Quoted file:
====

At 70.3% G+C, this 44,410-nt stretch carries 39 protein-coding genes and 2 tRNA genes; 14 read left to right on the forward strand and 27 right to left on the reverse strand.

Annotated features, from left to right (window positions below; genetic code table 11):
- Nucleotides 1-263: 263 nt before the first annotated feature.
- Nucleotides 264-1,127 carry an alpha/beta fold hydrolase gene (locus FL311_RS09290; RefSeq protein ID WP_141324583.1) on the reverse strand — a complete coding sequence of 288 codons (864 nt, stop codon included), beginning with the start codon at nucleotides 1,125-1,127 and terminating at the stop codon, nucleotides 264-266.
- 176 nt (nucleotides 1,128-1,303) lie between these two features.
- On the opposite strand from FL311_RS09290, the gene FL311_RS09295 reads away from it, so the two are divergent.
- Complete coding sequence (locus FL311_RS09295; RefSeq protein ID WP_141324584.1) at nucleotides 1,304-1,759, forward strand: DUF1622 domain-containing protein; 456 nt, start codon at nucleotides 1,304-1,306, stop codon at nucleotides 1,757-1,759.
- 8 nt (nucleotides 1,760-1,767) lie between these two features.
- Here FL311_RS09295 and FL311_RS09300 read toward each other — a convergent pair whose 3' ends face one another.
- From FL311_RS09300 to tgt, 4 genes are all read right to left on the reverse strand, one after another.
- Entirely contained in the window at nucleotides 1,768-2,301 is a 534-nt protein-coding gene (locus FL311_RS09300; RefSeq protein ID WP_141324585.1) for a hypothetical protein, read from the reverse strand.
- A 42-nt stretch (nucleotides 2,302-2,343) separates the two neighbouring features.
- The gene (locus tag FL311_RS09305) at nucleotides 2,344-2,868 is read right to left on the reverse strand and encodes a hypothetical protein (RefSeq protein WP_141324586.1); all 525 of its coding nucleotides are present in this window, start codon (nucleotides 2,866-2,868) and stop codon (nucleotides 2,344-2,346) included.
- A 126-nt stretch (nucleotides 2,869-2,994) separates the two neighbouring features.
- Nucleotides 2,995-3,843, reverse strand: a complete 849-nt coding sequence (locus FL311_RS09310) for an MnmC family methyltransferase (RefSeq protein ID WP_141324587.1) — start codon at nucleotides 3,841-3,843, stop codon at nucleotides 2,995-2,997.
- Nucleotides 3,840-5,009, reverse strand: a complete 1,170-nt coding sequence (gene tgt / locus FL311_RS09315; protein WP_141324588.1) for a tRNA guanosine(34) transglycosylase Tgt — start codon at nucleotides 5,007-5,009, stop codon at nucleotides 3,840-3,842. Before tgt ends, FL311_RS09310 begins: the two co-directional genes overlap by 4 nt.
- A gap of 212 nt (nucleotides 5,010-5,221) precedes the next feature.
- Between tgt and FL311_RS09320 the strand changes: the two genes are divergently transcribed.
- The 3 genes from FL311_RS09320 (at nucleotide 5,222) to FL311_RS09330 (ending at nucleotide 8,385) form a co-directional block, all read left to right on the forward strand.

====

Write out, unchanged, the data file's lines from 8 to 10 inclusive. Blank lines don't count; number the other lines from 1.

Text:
- 8 nt (nucleotides 1,760-1,767) lie between these two features.
- Here FL311_RS09295 and FL311_RS09300 read toward each other — a convergent pair whose 3' ends face one another.
- From FL311_RS09300 to tgt, 4 genes are all read right to left on the reverse strand, one after another.